The end of the growing season is upon us (for the most part), but we have had a good run. I can not tell you a time when I picked tomatoes or peppers from my home garden in mid-October.
But November is the last month where you will be able to get a lot of local produce within the season. Namely root vegetables, which grow below the soil surface. Think of potatoes, carrots and rutabaga.
One of my favorite root vegetables that you will find at this time of year is the parsnip. Not to be confused with invasive parsnips, which, although beautiful, are an invasive plant that can make your skin blister.
No, the vegetable parsnip is a little sweet, tender when cooked and will make your fall and winter cooking much better.
What I especially love about parsnips and other root vegetables is that when stored properly, they can last until spring. Just cut off the leafy tops (they can draw moisture), brush off any dirt and place in boxes with dry leaves, sawdust or slightly damp sand. Store them in a basement or cellar that is 55 to 60 degrees. Just keep a watchful eye on any moisture that will cause them to rot, or dryness that will cause them to split. You can also keep them refrigerated in a plastic bag, unwashed, for about 10 days.
Although you can eat them raw, parsnips are best cooked. And when cooked, it means they can be eaten mashed, sautéed, steamed, fried, baked or fried. Their mild, sweet taste with a bitter undertone and starchy texture make them perfect for soups and stews. And they go incredibly well with other root vegetables, like potatoes.
Google “parsnip recipes” and you will see a wealth of dishes with mashed potatoes containing parsnips.
Even better than their versatility is their nutritional profile. They are full of vitamins, minerals like potassium and manganese and fiber.
Counter Culture focuses on a single food or ingredient (or sometimes technique) to help readers expand their horizons in the kitchen. Alysha Witwicki is a freelance food and lifestyle writer living in Whitefish Bay. Contact her at firstname.lastname@example.org.
Properties: A root vegetable related to carrots and parsley with a creamy, beige skin and interior.
Taste: Mild, slightly sweet with a touch of bitterness
User: Eat them raw or sautéed, fried or behind them; perfect for soups and stews
Where to get them: A farmers market, farmstead or any grocery store.
Root vegetables of all kinds make this dish from the Food Network sing – including parsnips. This would be the perfect place for a holiday meal, like Thanksgiving. And if you have one, now is the time to tear your food processor out. With so many vegetables to cut, your arms will thank you.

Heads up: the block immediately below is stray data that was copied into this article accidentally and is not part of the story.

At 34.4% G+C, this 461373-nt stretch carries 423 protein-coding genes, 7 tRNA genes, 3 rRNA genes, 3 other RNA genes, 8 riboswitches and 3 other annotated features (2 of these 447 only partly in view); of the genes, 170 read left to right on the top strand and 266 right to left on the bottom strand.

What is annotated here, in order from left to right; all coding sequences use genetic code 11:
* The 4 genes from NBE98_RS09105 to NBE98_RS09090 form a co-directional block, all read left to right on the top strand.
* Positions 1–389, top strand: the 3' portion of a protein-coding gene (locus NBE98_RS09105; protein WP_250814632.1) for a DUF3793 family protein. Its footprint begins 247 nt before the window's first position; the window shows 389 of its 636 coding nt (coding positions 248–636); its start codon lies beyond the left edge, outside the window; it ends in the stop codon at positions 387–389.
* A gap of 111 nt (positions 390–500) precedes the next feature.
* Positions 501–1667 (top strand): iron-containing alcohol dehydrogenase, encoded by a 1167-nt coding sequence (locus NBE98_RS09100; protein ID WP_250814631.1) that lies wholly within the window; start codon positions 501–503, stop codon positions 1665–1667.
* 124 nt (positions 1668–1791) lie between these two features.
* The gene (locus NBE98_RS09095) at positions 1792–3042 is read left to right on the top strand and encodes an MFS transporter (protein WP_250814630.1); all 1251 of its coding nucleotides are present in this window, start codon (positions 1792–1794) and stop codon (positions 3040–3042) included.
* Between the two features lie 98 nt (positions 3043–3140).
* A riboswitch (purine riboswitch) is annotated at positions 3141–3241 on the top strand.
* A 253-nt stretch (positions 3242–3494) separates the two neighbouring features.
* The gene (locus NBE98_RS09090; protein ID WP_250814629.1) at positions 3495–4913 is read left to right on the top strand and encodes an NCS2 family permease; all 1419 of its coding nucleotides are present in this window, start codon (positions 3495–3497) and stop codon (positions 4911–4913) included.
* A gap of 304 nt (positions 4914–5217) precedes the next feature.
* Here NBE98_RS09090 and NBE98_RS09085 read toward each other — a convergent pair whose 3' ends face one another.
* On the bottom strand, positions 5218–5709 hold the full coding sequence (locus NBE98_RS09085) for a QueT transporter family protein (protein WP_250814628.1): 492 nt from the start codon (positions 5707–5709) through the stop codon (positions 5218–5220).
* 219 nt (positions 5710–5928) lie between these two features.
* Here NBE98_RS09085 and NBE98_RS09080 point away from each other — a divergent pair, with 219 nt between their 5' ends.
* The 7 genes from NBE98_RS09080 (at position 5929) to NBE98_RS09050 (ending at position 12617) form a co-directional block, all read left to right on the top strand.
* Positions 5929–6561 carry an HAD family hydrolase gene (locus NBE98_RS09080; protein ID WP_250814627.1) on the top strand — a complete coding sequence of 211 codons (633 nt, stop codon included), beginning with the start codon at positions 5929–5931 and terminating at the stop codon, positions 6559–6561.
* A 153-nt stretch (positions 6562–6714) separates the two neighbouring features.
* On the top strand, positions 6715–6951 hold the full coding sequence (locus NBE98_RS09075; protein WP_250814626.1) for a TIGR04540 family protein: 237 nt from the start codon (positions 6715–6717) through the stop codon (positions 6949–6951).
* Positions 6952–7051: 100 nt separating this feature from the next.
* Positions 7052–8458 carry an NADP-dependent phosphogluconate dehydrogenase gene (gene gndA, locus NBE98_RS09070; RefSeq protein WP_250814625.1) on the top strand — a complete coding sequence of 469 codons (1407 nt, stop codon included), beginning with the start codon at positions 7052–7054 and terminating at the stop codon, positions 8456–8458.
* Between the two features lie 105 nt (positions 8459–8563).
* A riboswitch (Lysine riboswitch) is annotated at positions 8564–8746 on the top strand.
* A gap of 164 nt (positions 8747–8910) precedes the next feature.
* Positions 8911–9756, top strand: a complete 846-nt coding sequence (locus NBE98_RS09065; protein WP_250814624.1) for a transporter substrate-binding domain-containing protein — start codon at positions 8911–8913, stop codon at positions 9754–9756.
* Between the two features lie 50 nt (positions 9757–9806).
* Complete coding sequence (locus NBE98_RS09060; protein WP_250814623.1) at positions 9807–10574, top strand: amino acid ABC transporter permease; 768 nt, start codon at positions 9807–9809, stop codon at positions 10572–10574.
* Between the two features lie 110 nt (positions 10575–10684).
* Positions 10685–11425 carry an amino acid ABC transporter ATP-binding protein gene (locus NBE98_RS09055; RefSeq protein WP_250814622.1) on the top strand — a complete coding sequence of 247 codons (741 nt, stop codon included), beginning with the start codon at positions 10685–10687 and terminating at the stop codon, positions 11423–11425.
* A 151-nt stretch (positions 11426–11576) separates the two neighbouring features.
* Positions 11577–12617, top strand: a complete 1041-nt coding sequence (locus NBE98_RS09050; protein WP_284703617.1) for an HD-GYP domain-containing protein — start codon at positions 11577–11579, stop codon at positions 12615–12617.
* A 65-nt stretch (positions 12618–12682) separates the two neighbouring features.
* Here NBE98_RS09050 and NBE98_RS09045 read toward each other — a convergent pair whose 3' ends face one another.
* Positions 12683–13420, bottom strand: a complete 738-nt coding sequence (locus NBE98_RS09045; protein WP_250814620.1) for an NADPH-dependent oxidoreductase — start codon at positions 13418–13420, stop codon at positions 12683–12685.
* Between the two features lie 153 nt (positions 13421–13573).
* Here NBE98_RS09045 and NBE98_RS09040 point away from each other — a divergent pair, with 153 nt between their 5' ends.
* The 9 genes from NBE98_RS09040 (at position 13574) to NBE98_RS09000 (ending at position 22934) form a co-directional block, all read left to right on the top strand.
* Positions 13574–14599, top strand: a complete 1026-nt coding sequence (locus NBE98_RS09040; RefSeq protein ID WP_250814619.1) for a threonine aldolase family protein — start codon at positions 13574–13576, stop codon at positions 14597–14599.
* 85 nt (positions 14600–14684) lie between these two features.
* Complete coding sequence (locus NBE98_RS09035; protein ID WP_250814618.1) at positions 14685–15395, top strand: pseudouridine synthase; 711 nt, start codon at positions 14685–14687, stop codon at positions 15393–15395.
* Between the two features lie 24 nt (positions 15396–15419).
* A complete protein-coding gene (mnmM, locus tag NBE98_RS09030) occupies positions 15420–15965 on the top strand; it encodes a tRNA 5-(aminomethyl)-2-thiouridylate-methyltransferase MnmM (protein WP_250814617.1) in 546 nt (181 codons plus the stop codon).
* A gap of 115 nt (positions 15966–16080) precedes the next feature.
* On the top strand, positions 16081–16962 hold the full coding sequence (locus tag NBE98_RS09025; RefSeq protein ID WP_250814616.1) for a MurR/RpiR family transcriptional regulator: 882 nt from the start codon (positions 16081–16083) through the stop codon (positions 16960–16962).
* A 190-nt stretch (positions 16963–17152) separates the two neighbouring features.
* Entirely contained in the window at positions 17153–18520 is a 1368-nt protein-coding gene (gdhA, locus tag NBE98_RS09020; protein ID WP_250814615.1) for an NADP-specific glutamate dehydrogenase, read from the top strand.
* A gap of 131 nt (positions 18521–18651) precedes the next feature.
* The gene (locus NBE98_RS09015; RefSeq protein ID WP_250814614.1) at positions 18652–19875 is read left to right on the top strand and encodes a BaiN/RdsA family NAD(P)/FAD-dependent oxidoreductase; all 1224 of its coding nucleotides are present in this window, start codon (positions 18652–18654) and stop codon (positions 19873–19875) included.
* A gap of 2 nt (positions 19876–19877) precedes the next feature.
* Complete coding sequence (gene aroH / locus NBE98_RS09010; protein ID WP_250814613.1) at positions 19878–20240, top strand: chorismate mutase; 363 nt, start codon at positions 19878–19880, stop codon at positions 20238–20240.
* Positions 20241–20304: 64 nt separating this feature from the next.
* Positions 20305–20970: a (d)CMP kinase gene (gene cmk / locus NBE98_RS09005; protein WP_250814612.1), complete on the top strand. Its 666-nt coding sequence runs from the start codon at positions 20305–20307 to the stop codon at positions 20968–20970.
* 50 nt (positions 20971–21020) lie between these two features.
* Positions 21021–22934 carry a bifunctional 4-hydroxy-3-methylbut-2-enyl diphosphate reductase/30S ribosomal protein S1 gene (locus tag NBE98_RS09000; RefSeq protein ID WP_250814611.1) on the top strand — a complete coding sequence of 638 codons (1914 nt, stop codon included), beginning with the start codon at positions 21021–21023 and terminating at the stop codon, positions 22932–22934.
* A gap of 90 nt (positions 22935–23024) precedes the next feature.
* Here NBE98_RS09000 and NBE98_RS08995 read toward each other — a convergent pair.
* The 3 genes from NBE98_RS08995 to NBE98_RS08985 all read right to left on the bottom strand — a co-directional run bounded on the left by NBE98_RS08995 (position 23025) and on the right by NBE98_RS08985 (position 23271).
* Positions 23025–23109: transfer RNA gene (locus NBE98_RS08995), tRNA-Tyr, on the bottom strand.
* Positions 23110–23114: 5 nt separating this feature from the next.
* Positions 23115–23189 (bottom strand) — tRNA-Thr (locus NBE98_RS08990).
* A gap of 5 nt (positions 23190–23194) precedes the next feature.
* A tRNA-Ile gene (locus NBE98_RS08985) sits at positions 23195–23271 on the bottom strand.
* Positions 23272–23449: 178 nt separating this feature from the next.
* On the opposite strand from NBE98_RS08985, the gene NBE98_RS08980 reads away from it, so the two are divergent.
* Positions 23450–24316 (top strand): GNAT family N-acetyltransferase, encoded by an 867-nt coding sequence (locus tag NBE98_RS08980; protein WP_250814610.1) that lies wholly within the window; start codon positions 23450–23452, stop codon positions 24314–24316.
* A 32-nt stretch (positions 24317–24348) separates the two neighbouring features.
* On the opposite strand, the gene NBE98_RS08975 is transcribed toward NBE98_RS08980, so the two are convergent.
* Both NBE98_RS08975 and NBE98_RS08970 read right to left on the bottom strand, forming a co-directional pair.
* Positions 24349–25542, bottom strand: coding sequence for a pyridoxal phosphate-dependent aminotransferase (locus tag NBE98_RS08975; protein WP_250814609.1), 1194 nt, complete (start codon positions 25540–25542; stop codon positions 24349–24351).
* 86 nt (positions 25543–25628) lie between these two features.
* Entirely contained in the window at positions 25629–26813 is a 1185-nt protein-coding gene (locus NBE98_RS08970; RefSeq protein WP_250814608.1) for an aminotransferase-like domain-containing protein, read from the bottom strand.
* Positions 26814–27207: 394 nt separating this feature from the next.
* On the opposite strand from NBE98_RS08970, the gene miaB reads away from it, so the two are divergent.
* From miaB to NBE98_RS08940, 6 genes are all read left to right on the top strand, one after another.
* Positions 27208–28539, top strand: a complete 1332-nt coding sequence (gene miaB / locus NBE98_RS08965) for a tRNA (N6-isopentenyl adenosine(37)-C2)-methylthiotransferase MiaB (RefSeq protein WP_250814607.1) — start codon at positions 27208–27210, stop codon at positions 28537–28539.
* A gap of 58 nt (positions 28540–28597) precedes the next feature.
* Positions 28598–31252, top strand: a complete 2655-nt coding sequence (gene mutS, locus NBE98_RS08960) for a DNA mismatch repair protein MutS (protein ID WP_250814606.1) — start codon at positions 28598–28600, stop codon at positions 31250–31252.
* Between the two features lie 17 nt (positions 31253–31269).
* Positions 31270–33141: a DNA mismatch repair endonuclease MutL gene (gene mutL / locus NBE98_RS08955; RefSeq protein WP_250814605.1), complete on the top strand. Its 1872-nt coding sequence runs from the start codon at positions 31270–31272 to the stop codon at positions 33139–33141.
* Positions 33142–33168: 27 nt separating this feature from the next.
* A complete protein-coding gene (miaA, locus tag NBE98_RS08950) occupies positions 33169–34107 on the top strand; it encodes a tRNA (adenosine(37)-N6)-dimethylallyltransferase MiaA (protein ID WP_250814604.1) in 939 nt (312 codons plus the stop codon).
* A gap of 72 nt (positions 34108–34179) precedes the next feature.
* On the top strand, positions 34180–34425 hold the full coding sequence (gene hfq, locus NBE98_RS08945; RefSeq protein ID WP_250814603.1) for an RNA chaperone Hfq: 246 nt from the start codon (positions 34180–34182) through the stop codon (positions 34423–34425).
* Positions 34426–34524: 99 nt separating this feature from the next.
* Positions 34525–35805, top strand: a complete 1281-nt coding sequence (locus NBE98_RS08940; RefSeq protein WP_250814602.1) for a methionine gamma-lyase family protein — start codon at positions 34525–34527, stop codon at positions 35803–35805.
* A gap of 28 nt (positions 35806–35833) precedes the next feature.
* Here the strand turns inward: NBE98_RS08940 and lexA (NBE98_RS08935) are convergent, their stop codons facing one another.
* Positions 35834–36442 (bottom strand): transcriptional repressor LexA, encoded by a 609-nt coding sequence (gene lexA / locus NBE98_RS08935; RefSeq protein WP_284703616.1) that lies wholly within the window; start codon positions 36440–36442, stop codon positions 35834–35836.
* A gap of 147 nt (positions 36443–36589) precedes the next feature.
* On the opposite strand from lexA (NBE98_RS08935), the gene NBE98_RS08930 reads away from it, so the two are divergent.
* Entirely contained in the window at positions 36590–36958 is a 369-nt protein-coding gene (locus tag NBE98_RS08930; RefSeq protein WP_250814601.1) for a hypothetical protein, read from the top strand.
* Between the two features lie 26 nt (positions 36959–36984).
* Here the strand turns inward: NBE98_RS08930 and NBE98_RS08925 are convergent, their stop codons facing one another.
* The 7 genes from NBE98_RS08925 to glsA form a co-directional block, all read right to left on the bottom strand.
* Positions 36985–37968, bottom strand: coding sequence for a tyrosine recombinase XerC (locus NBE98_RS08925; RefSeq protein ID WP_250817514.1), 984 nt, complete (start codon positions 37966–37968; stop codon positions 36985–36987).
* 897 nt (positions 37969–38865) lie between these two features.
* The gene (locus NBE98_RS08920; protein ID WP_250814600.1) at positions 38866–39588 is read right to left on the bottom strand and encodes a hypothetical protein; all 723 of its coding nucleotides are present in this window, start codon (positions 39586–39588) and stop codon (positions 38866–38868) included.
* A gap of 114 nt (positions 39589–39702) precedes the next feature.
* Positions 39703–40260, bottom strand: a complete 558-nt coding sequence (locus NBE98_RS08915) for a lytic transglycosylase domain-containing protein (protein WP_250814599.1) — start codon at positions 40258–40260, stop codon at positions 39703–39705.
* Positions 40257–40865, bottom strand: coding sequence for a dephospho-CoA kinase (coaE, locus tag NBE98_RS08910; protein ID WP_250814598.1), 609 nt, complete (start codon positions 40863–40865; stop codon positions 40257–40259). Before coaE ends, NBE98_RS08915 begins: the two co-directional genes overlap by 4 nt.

Root vegetables a dish
Recipe tested by Alysha Witwicki
Serves 10 servings
- 3 tablespoons unsalted butter, plus more for baking
- 3 cloves garlic, chopped
- 3 cups heavy cream
- 2 bay leaves
- 1 small celery root (about 12 ounces), peeled and cut into thin slices
- 2 medium parsnips (about 10 ounces), peeled and cut into thin slices
- 1 pound sweet potatoes, peeled and cut into thin slices
- 1 pound Yukon gold potatoes, cut into thin slices
- 2 tablespoons chopped fresh sage leaves
- 2 tablespoons chopped fresh thyme
- Kosher salt and freshly ground black pepper to taste
- 8 ounces medium sharp cheddar cheese, grated
- ¾ cup (3 ounces) grated parmesan cheese
Preheat the oven to 400 degrees. Grease a lasagna pan or another 4-liter frying pan.
In a medium saucepan, melt the butter over medium heat. Add garlic and cook until simmering, about 1 minute, then pour in the cream and add the bay leaves. Bring to a boil and remove from the heat.
Turn all the root vegetables with sage and thyme in a large bowl and season with salt and pepper. Put half of the vegetables in the prepared dish. Sprinkle with half of both cheeses. Place the remaining vegetables on top. Remove the bay leaves from the hot cream and pour the cream over the vegetables. Sprinkle with the remaining cheddar and parmesan.
Place the dish on a baking sheet and cover with foil (seal it so it does not touch the cheese). Bake until the vegetables are just tender and the cream is bubbling, 1 hour. Remove the foil and continue baking until golden on top, about 45 minutes more. Let rest 20 minutes before serving.